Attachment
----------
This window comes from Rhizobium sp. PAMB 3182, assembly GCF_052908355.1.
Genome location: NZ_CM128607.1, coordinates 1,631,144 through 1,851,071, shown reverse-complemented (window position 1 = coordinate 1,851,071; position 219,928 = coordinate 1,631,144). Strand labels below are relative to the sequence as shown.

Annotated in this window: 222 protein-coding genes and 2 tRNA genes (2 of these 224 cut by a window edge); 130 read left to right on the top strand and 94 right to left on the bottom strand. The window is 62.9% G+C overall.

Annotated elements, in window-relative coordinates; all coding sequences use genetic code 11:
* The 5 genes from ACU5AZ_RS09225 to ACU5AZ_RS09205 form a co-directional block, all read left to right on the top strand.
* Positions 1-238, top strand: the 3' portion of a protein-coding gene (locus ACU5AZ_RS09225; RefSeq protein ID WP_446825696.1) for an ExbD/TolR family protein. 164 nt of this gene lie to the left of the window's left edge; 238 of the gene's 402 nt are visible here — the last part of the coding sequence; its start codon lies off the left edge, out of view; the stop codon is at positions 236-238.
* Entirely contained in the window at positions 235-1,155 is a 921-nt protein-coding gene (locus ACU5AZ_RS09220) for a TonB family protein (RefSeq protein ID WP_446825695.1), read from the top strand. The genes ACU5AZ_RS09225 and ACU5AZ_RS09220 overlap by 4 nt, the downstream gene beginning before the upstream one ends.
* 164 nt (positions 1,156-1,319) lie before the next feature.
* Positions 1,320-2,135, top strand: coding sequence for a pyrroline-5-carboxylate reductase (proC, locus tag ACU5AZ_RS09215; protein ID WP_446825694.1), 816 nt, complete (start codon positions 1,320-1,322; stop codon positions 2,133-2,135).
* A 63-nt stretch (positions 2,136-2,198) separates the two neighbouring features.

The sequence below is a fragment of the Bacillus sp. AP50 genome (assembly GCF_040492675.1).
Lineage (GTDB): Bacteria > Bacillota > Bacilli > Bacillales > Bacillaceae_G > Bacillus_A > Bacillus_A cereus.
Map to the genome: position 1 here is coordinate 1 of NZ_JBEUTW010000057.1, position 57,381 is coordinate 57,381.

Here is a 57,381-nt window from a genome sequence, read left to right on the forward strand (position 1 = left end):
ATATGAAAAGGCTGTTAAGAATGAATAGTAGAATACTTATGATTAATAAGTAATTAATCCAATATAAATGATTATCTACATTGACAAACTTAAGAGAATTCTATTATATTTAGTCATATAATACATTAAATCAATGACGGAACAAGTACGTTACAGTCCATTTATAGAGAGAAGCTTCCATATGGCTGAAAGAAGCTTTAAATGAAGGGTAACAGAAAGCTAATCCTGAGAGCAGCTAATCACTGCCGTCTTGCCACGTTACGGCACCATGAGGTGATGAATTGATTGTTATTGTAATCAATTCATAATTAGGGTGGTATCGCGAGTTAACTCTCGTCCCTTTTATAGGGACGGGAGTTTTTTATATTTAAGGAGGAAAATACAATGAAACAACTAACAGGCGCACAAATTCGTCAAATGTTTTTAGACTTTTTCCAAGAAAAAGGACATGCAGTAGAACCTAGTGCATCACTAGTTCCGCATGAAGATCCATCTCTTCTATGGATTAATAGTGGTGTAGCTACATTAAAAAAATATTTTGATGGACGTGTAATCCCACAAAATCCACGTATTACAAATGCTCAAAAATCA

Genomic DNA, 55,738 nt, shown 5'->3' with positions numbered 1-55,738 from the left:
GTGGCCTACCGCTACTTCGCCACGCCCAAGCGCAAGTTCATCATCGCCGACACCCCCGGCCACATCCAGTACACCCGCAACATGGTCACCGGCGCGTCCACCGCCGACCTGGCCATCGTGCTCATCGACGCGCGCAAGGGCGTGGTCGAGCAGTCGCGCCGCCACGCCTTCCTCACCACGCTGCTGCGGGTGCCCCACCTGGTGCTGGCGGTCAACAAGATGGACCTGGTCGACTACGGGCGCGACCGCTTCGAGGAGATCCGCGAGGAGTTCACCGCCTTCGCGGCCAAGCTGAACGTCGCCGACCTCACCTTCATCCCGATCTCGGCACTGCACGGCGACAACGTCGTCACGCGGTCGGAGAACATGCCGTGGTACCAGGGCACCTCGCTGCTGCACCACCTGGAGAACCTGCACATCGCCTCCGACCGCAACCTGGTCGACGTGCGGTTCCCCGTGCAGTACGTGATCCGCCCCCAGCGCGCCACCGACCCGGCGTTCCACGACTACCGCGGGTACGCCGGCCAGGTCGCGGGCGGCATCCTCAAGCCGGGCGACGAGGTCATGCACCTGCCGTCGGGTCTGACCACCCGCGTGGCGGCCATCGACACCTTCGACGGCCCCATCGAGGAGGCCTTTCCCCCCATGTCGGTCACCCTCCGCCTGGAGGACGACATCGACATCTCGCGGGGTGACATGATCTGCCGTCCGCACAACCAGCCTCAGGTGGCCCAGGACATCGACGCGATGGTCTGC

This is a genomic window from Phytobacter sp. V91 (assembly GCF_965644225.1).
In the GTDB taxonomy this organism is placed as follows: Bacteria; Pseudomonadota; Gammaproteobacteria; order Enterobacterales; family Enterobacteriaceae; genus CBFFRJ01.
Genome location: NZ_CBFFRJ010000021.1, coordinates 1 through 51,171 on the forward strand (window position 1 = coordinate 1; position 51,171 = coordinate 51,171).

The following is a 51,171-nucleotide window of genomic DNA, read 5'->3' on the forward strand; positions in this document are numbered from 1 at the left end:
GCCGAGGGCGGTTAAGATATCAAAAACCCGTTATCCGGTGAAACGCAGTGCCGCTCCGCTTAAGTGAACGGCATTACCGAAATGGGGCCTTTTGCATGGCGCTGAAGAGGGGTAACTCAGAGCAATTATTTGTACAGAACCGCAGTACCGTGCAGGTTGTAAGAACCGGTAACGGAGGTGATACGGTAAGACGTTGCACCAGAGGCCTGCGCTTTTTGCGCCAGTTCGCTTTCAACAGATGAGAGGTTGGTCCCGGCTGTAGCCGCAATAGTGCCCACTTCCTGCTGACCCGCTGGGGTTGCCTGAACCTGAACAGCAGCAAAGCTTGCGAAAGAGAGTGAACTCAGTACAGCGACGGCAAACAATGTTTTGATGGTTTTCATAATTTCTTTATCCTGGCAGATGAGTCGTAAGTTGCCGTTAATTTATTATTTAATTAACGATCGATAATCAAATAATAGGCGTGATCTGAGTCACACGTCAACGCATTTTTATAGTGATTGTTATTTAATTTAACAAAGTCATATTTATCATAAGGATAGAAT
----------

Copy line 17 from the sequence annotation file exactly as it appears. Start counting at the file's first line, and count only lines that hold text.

GTGGCCTACCGCTACTTCGCCACGCCCAAGCGCAAGTTCATCATCGCCGACACCCCCGGCCACATCCAGTACACCCGCAACATGGTCACCGGCGCGTCCACCGCCGACCTGGCCATCGTGCTCATCGACGCGCGCAAGGGCGTGGTCGAGCAGTCGCGCCGCCACGCCTTCCTCACCACGCTGCTGCGGGTGCCCCACCTGGTGCTGGCGGTCAACAAGATGGACCTGGTCGACTACGGGCGCGACCGCTTCGAGGAGATCCGCGAGGAGTTCACCGCCTTCGCGGCCAAGCTGAACGTCGCCGACCTCACCTTCATCCCGATCTCGGCACTGCACGGCGACAACGTCGTCACGCGGTCGGAGAACATGCCGTGGTACCAGGGCACCTCGCTGCTGCACCACCTGGAGAACCTGCACATCGCCTCCGACCGCAACCTGGTCGACGTGCGGTTCCCCGTGCAGTACGTGATCCGCCCCCAGCGCGCCACCGACCCGGCGTTCCACGACTACCGCGGGTACGCCGGCCAGGTCGCGGGCGGCATCCTCAAGCCGGGCGACGAGGTCATGCACCTGCCGTCGGGTCTGACCACCCGCGTGGCGGCCATCGACACCTTCGACGGCCCCATCGAGGAGGCCTTTCCCCCCATGTCGGTCACCCTCCGCCTGGAGGACGACATCGACATCTCGCGGGGTGACATGATCTGCCGTCCGCACAACCAGCCTCAGGTGGCCCAGGACATCGACGCGATGGTCTGC